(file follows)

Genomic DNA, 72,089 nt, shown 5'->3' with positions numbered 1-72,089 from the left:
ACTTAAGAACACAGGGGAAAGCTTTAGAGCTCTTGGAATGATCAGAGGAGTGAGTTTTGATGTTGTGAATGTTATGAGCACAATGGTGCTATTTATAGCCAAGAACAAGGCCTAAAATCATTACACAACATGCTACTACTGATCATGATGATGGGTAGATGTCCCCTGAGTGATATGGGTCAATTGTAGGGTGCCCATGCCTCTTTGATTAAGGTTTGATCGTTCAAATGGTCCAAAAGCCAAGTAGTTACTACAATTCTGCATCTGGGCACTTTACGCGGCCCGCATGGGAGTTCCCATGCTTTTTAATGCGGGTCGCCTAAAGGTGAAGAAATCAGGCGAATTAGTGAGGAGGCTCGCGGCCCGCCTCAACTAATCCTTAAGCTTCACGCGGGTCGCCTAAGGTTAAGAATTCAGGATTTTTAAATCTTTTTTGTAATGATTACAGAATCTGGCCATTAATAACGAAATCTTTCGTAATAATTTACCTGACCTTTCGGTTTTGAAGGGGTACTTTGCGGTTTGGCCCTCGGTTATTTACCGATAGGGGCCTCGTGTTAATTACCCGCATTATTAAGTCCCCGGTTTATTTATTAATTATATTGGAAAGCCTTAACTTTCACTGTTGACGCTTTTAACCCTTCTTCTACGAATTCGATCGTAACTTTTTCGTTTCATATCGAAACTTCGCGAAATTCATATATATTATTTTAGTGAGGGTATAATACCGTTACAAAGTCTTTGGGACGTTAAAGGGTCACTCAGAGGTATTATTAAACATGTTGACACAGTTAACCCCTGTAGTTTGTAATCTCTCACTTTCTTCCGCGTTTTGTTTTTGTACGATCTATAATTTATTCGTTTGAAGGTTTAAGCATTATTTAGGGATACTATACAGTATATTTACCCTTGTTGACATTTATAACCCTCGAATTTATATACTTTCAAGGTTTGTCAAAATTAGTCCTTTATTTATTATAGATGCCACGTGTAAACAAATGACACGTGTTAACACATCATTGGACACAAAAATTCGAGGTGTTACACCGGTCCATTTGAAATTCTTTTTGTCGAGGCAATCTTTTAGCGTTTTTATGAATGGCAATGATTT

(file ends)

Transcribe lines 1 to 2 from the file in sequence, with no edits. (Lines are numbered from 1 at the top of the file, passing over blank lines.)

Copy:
Genomic DNA, 72,089 nt, shown 5'->3' with positions numbered 1-72,089 from the left:
ACTTAAGAACACAGGGGAAAGCTTTAGAGCTCTTGGAATGATCAGAGGAGTGAGTTTTGATGTTGTGAATGTTATGAGCACAATGGTGCTATTTATAGCCAAGAACAAGGCCTAAAATCATTACACAACATGCTACTACTGATCATGATGATGGGTAGATGTCCCCTGAGTGATATGGGTCAATTGTAGGGTGCCCATGCCTCTTTGATTAAGGTTTGATCGTTCAAATGGTCCAAAAGCCAAGTAGTTACTACAATTCTGCATCTGGGCACTTTACGCGGCCCGCATGGGAGTTCCCATGCTTTTTAATGCGGGTCGCCTAAAGGTGAAGAAATCAGGCGAATTAGTGAGGAGGCTCGCGGCCCGCCTCAACTAATCCTTAAGCTTCACGCGGGTCGCCTAAGGTTAAGAATTCAGGATTTTTAAATCTTTTTTGTAATGATTACAGAATCTGGCCATTAATAACGAAATCTTTCGTAATAATTTACCTGACCTTTCGGTTTTGAAGGGGTACTTTGCGGTTTGGCCCTCGGTTATTTACCGATAGGGGCCTCGTGTTAATTACCCGCATTATTAAGTCCCCGGTTTATTTATTAATTATATTGGAAAGCCTTAACTTTCACTGTTGACGCTTTTAACCCTTCTTCTACGAATTCGATCGTAACTTTTTCGTTTCATATCGAAACTTCGCGAAATTCATATATATTATTTTAGTGAGGGTATAATACCGTTACAAAGTCTTTGGGACGTTAAAGGGTCACTCAGAGGTATTATTAAACATGTTGACACAGTTAACCCCTGTAGTTTGTAATCTCTCACTTTCTTCCGCGTTTTGTTTTTGTACGATCTATAATTTATTCGTTTGAAGGTTTAAGCATTATTTAGGGATACTATACAGTATATTTACCCTTGTTGACATTTATAACCCTCGAATTTATATACTTTCAAGGTTTGTCAAAATTAGTCCTTTATTTATTATAGATGCCACGTGTAAACAAATGACACGTGTTAACACATCATTGGACACAAAAATTCGAGGTGTTACACCGGTCCATTTGAAATTCTTTTTGTCGAGGCAATCTTTTAGCGTTTTTATGAATGGCAATGATTT